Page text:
Make Ends Meet

In current political discussions, this phrase refers to people’s efforts to pay all their bills with inadequate funds. World Wide Words says the exact origin is unknown.

The oldest example I can find is from Thomas Fuller’s The History of the Worthies of England of about 1661: “Worldly wealth he cared not for, desiring only to make both ends meet; and as for that little that lapped over he gave it to pious uses”, but the fact that Fuller is making a little joke using it suggests he already knew of it as a set phrase.

One suggested origin refers to columns of bookkeeping numbers where credits and debits must match, or where end-of-year numbers must balance. Another suggestion is the phrase refers to having enough fabric to complete a dress.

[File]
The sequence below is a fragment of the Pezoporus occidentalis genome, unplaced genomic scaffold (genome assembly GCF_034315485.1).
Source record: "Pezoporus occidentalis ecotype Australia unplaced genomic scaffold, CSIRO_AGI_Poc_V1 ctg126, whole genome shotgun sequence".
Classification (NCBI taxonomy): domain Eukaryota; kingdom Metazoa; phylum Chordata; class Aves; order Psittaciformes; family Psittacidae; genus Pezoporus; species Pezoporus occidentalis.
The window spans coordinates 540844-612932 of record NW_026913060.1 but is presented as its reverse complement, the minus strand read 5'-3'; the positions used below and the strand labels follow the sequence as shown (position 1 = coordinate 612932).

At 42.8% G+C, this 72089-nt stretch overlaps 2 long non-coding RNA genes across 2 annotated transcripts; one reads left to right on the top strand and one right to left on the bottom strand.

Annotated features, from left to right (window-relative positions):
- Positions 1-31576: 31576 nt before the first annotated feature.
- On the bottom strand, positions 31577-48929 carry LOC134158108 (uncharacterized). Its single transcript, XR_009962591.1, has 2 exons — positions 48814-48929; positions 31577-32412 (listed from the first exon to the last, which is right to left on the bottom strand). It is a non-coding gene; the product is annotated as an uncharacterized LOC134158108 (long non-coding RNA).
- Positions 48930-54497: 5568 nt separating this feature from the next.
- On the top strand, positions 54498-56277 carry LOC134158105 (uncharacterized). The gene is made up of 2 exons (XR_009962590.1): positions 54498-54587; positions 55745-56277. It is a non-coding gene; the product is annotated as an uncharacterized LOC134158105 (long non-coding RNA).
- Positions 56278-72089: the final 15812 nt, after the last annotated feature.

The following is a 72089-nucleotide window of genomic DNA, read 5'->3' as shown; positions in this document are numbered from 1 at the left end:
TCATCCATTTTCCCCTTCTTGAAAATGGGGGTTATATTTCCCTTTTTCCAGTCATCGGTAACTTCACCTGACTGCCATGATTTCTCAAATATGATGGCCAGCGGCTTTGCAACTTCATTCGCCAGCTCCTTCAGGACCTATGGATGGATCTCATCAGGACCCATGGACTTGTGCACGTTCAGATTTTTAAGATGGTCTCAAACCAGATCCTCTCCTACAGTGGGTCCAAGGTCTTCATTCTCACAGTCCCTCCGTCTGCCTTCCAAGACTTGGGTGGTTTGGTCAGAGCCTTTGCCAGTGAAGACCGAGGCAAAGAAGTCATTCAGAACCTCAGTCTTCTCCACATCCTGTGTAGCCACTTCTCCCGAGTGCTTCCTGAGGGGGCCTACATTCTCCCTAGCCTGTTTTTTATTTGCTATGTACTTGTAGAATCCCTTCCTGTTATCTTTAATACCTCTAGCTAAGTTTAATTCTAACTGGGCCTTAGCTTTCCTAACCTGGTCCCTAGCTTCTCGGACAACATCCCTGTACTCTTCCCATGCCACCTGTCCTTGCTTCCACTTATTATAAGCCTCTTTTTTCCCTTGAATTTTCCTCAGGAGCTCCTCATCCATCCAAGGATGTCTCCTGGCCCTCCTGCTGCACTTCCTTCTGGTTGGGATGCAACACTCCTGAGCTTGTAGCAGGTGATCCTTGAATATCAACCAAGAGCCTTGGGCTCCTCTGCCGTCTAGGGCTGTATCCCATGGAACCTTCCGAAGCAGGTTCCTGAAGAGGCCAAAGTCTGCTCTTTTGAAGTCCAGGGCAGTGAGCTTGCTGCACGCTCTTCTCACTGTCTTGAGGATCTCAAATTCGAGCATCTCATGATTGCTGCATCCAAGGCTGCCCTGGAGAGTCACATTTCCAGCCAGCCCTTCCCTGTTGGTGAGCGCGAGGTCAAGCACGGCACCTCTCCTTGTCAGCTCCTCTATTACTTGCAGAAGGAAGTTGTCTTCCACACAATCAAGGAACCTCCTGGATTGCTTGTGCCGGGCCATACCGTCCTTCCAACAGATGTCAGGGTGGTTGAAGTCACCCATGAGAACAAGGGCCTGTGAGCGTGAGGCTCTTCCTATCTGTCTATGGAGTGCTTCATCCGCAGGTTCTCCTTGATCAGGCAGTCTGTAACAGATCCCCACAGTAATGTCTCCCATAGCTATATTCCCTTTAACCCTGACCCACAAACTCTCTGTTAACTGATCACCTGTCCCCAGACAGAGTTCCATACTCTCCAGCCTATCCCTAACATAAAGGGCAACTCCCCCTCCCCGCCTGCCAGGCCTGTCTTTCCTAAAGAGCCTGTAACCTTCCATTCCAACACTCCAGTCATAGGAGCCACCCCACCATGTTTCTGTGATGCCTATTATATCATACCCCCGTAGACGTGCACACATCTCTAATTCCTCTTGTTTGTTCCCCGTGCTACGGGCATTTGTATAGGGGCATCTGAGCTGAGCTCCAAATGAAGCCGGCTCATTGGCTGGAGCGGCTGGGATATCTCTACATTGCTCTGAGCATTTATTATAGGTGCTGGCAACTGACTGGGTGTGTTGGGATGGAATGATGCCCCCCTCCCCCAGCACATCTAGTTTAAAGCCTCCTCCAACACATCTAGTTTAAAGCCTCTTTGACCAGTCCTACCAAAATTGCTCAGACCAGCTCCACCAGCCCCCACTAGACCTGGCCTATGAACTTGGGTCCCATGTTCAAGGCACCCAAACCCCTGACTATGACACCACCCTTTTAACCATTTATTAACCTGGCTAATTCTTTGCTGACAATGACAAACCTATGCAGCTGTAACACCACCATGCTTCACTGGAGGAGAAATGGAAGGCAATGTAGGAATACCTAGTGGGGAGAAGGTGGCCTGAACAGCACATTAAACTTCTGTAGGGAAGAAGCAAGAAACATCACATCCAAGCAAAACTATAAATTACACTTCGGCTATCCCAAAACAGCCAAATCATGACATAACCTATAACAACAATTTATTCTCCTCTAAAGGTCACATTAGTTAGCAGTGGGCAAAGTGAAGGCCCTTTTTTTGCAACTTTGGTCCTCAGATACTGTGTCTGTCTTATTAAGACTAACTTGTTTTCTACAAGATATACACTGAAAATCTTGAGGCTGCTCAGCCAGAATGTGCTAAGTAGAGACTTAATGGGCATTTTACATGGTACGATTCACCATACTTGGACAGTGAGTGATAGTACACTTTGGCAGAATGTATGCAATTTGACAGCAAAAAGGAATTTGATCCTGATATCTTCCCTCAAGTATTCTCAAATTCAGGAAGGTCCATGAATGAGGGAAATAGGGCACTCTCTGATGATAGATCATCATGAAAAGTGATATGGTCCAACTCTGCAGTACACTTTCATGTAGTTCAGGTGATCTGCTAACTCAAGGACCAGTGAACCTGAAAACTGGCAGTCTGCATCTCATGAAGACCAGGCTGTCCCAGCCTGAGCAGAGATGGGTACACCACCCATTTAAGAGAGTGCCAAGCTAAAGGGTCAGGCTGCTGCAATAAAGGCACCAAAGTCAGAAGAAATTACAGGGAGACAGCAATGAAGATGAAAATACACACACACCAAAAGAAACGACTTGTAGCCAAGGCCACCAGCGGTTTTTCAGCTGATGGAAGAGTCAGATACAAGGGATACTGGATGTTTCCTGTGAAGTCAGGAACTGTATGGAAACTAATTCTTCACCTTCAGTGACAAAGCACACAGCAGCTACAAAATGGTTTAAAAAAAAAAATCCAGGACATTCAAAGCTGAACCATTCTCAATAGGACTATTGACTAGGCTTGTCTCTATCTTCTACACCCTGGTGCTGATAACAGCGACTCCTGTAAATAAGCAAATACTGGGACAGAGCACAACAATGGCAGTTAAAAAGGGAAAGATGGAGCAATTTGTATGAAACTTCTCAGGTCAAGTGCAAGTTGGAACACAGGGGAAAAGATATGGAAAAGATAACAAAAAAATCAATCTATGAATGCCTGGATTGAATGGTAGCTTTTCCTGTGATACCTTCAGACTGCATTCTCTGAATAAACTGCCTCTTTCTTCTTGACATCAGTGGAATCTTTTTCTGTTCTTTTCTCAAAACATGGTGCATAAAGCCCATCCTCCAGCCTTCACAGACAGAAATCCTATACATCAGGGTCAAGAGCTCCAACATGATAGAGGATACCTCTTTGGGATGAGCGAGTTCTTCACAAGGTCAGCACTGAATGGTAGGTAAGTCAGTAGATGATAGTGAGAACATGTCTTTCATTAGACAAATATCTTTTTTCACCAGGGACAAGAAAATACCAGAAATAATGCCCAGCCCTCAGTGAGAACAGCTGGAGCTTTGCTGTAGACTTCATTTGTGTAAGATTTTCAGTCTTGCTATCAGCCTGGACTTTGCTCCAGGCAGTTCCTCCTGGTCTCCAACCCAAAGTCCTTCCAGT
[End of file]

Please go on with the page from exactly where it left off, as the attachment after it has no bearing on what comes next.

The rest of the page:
English Language and Usage adds the possibility that the phrase comes from ropes on a sailing ship or wearing a belt that is too short, but without any references it’s speculation.

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About Ponderer

Ponderer also writes science fiction and science-inspired rhyming poetry. Check her out at She worked at Rocky Flats for 22 years - you may know her as Kathy London.

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